Long ago, ancient scientists attempted to master the craft of alchemy, or the mythical process of turning lead into gold. Alchemy has since been proven to be a hopeless task, but modern scientists have successfully unlocked the secrets to an even more stunning transformation: turning carbon, the basic building block of life, into diamonds.
A new, simple carbon-transforming technique that uses a laser to produce tiny diamond “seeds” is yielding even more sparkling results. Researchers, in a new study, used their method to create an entirely new phase of carbon that surpasses even diamonds in terms of hardness, and the new material could have a number of applications in medical and industrial fields.
Many New Properties
Researchers at North Carolina State University used a laser to craft the new hardest rock on the block, which they named Q-carbon. The novel substance possesses a host of useful properties, such as ferromagnetism, fluorescence and the ability to conduct electricity, making Q-carbon a potentially useful material for scientists and industrialists. In their findings, which were published this week in the Journal of Applied Physics, researchers estimate that Q-carbon is 60 percent harder than diamond, which is a result of tighter bonds between the atoms in Q-carbon’s structure.
To create the new substance, the researchers used a laser to deliver a quick, 200-nanosecond burst of energy to an amorphous (having no definite shape or form) carbon film, heating it to 6,740 degrees Fahrenheit. The laser jolt melted the carbon, which then cooled rapidly to form a crystal lattice structure. Depending on the energy levels and cooling period, the carbon would crystallize into either microscopic diamonds or Q-carbon. The cooling process is known as “quenching,” and it’s also the inspiration behind the carbon structure’s name. The process is also speedy, enabling the researchers to make a carat of diamonds in about 15 minutes.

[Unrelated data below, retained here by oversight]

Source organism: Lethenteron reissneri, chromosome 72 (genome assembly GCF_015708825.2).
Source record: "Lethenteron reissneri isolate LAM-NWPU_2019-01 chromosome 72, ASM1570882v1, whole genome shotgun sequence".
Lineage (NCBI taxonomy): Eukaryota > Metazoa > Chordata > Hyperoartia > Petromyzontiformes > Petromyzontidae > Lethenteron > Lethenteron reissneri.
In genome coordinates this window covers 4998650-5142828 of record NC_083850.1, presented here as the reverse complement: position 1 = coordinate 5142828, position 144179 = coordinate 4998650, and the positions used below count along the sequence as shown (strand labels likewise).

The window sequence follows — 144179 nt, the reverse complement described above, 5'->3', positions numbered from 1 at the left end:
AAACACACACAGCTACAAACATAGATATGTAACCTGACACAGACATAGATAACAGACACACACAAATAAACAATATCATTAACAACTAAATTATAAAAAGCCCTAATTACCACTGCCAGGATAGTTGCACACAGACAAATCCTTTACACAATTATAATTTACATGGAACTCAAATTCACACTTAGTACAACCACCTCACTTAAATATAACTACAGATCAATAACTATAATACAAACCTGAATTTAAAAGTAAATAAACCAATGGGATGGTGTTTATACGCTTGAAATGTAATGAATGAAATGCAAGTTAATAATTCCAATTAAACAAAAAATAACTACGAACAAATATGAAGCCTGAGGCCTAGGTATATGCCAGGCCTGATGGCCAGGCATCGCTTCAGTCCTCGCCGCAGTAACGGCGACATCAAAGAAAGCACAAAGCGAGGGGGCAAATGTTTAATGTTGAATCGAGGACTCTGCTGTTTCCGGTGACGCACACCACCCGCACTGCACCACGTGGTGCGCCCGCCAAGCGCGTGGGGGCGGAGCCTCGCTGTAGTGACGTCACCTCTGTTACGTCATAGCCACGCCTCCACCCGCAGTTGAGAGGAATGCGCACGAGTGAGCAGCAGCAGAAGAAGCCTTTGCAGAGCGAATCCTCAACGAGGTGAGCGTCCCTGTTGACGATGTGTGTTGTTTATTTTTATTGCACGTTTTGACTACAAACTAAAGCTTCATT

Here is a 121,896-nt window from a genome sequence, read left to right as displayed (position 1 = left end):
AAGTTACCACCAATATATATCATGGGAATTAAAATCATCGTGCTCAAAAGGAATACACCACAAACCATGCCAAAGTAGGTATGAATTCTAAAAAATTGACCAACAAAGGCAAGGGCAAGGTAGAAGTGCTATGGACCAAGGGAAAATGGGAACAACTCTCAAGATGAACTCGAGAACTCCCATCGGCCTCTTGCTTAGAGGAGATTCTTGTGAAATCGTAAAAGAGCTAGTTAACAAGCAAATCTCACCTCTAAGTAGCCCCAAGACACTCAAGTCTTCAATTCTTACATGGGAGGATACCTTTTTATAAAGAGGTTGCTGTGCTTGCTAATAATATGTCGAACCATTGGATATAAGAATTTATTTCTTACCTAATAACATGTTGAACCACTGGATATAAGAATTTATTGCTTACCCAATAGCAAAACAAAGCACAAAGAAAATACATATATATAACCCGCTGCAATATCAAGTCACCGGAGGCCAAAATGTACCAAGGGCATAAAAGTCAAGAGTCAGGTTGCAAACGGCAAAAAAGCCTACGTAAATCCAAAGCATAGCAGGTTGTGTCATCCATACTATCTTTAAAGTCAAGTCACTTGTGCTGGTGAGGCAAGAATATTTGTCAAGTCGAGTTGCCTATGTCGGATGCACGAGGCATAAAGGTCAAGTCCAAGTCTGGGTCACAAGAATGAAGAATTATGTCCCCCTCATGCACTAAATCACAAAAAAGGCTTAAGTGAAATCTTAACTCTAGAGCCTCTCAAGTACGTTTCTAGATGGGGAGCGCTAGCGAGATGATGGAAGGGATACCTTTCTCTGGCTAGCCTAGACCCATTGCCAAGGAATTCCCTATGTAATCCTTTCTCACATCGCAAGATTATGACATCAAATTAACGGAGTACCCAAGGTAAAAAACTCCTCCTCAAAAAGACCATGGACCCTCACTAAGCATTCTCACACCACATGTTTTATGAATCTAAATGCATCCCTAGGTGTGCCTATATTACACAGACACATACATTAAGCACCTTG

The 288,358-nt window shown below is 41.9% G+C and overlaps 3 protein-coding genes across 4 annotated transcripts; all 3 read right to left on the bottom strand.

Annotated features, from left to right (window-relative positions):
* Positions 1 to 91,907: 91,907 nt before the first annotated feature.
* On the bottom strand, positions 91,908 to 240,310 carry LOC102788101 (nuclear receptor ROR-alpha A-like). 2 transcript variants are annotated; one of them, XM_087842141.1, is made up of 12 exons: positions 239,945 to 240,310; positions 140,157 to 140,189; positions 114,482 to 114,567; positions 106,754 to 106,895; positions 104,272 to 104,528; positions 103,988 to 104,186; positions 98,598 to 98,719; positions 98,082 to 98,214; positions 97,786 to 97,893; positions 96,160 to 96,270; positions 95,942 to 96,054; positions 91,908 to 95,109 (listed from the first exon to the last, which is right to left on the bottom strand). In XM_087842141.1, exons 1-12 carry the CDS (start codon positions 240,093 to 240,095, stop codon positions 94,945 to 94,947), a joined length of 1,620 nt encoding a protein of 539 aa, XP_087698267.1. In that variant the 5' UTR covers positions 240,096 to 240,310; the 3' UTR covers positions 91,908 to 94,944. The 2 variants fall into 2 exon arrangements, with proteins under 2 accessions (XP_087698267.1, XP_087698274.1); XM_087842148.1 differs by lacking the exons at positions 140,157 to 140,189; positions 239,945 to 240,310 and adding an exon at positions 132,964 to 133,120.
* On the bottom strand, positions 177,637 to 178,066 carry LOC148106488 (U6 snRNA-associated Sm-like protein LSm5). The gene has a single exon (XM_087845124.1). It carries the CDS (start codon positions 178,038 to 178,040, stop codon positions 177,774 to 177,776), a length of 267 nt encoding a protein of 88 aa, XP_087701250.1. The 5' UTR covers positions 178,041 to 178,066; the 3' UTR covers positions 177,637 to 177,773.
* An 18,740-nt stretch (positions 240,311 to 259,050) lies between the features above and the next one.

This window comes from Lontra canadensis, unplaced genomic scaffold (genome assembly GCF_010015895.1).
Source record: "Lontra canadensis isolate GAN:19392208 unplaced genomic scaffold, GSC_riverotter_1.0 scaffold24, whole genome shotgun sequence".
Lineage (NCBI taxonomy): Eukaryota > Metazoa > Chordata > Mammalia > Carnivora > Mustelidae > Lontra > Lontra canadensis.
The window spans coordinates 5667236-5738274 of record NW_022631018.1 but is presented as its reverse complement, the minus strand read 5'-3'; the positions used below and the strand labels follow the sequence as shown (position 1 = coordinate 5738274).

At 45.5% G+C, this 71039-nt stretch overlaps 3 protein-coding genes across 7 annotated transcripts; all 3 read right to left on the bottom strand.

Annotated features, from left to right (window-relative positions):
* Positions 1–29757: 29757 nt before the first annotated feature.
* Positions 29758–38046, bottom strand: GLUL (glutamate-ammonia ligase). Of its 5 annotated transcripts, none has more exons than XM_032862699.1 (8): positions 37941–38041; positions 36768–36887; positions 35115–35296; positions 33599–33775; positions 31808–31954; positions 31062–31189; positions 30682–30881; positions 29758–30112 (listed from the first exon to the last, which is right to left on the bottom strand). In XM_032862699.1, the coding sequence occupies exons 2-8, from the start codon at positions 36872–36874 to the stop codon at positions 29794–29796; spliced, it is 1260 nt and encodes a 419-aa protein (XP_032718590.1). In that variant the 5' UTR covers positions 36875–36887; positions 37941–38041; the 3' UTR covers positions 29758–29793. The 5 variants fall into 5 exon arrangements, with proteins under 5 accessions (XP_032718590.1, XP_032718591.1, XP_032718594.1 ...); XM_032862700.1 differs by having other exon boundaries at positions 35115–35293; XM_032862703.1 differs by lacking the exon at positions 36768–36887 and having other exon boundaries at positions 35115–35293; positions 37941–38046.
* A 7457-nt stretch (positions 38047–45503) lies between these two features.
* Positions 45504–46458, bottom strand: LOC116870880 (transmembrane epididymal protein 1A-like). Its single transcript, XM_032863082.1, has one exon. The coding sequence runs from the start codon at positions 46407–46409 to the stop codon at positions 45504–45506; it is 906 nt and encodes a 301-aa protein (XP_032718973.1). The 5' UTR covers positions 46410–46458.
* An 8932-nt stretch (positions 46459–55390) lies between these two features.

The discovery of Q-carbon reveals a new solid phase of carbon, or a different way of arranging carbon atoms. Until now, graphite and diamond were the only known solid phases of carbon. Q-carbon only forms under extreme conditions, making it unlikely to exist in nature except at the cores of some planets, study author Jay Narayan suggested in an interview with the New York Times.
Easy to Create
A key feature of this process is that it takes place at room pressure and temperature. Current artificial diamond manufacturing techniques require equipment capable of generating extremely high pressures and temperatures or catalyzing gasses. Using lasers to create diamonds, on the other hand, is simple and inexpensive, has potential to revolutionize the production of synthetic diamonds, which are currently used as components in drill bits, lasers and heat sinks, among other uses.
Researchers also created different shapes with diamonds using this process by varying the substrate on which the heated carbon was cooled. A plate of sapphire, glass or polymer plastic, for example, yielded different configurations. The team created forms as varied as needles, dots and films made of diamond, shapes which could be used to deliver drugs, manufacture smartphone screens or in electrical components.
And if you’d like to try your hand at “diamond” production, you could always try using the microwave.